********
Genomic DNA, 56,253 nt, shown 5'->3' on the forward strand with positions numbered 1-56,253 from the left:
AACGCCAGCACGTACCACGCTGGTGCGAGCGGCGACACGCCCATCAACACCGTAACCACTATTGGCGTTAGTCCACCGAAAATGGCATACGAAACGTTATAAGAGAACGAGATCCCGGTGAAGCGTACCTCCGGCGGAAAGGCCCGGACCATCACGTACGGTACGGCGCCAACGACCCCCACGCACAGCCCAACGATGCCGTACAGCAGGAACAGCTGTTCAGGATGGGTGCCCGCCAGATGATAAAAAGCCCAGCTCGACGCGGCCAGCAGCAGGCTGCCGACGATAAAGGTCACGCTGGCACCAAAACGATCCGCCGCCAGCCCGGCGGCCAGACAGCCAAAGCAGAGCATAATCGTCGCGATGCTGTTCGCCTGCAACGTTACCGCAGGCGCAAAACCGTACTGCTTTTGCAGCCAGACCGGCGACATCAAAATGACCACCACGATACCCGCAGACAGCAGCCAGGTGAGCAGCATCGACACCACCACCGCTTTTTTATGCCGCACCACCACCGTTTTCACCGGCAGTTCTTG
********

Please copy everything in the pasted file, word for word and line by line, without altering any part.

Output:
Genomic DNA, 56,253 nt, shown 5'->3' on the forward strand with positions numbered 1-56,253 from the left:
AACGCCAGCACGTACCACGCTGGTGCGAGCGGCGACACGCCCATCAACACCGTAACCACTATTGGCGTTAGTCCACCGAAAATGGCATACGAAACGTTATAAGAGAACGAGATCCCGGTGAAGCGTACCTCCGGCGGAAAGGCCCGGACCATCACGTACGGTACGGCGCCAACGACCCCCACGCACAGCCCAACGATGCCGTACAGCAGGAACAGCTGTTCAGGATGGGTGCCCGCCAGATGATAAAAAGCCCAGCTCGACGCGGCCAGCAGCAGGCTGCCGACGATAAAGGTCACGCTGGCACCAAAACGATCCGCCGCCAGCCCGGCGGCCAGACAGCCAAAGCAGAGCATAATCGTCGCGATGCTGTTCGCCTGCAACGTTACCGCAGGCGCAAAACCGTACTGCTTTTGCAGCCAGACCGGCGACATCAAAATGACCACCACGATACCCGCAGACAGCAGCCAGGTGAGCAGCATCGACACCACCACCGCTTTTTTATGCCGCACCACCACCGTTTTCACCGGCAGTTCTTG